[W]hile I wouldn't dream of defending the phony indignation of a handful of socialists, kleptocrats, and race-baiters, there is a genuine cultural issue here. The people who are stamping their feet over the antics of a hand puppet are, I think, genuinely confused as well as politically opportunistic.Colby puts the real blame for this 'scandal' squarely on the shoulders of those who enticed Mr. O'Brien up here in the first place:
Canadian authorities promoted Conan's show without performing one minute of due diligence. Triumph has been a centerpiece of Late Night for years, and everyone but the politicians knows that his act consists of insults -- insults of the precise sort that is gradually being socially proscribed, and criminalized, up here.I haven't yet invested a lot of time into reading Mr. Cosh's pieces; but after investigating his blog and perusing his recent work, I think I have to make it a higher priority.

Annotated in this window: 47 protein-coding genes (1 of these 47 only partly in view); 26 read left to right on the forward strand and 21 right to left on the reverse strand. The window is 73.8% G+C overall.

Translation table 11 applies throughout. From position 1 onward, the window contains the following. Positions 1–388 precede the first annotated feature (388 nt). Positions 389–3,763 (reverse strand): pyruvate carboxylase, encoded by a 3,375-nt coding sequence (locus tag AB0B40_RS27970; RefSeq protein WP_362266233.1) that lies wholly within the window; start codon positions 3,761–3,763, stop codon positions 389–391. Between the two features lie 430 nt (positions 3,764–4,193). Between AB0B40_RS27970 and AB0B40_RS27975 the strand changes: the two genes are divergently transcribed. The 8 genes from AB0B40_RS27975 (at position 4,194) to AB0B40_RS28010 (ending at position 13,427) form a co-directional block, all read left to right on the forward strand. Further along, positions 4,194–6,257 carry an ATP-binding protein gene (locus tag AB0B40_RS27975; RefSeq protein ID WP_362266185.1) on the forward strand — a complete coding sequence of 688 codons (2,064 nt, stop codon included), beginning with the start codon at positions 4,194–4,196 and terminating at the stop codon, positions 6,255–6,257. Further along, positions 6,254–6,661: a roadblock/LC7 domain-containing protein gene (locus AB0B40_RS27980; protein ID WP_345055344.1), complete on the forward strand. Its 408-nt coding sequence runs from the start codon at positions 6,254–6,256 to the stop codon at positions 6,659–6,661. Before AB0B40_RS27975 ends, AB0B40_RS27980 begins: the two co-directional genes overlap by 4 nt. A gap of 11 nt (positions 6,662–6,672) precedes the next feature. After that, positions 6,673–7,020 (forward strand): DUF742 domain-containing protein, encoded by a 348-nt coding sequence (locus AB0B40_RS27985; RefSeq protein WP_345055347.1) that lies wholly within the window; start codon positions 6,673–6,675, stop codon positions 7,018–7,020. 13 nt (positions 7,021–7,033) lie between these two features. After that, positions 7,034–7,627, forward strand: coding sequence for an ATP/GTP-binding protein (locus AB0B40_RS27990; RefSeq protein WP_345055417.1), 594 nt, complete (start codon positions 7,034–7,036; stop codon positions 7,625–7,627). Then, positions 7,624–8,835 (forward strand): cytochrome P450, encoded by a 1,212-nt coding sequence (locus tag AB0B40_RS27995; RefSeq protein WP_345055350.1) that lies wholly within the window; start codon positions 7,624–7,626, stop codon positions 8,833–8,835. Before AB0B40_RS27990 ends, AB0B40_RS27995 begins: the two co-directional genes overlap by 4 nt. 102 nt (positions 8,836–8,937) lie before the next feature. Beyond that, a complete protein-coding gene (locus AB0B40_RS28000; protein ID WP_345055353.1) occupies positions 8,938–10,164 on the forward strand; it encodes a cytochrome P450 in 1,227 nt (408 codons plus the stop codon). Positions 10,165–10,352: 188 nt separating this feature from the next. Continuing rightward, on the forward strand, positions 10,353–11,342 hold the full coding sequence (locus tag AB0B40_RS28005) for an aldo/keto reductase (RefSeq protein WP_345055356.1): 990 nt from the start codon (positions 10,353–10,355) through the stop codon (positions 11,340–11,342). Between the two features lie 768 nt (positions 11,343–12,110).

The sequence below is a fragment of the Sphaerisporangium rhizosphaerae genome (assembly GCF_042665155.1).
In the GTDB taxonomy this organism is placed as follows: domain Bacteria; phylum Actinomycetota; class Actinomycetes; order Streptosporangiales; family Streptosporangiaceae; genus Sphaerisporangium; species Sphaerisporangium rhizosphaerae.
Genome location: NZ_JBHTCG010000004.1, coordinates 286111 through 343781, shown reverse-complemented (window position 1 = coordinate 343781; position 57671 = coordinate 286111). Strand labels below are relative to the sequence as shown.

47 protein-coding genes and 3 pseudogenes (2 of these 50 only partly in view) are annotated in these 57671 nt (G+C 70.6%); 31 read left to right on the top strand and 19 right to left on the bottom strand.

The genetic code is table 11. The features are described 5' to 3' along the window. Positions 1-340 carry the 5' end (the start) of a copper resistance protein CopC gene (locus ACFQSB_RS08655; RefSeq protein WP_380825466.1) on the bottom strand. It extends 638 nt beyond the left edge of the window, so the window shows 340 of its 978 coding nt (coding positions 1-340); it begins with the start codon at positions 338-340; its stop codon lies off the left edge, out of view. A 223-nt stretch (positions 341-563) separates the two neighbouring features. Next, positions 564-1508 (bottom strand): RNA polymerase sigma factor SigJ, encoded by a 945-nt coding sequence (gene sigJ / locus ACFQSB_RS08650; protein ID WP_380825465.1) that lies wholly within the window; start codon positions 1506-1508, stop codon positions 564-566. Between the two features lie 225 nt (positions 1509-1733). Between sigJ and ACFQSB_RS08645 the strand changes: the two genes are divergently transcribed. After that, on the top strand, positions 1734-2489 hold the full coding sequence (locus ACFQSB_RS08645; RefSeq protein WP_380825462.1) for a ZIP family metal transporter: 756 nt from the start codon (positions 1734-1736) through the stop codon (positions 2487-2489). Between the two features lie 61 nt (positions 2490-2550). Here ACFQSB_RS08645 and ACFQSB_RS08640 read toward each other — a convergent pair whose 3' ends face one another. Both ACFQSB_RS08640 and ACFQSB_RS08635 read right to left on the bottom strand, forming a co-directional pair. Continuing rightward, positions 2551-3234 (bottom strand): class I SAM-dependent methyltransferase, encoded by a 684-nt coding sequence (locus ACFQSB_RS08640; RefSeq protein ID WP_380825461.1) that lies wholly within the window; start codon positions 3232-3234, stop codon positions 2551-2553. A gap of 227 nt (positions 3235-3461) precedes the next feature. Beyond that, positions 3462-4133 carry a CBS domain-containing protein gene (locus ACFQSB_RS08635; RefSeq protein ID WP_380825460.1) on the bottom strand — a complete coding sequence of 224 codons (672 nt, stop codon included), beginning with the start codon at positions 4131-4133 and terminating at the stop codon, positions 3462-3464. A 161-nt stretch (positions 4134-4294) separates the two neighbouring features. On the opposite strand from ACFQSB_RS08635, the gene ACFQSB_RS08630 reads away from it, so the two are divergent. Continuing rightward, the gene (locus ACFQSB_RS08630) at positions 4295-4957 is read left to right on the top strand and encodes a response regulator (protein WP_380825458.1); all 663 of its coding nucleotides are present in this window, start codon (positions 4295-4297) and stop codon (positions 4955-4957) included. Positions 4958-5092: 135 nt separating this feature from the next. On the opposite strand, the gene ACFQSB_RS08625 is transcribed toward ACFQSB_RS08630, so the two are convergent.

They confused entertainment for advertising, too. Show business is business, to be sure, but without the show, there's no business. Was Conan expected to spend a week lulling American audiences to sleep with some kind of stale Soviet travelogue expounding gustily on Canada's glories?
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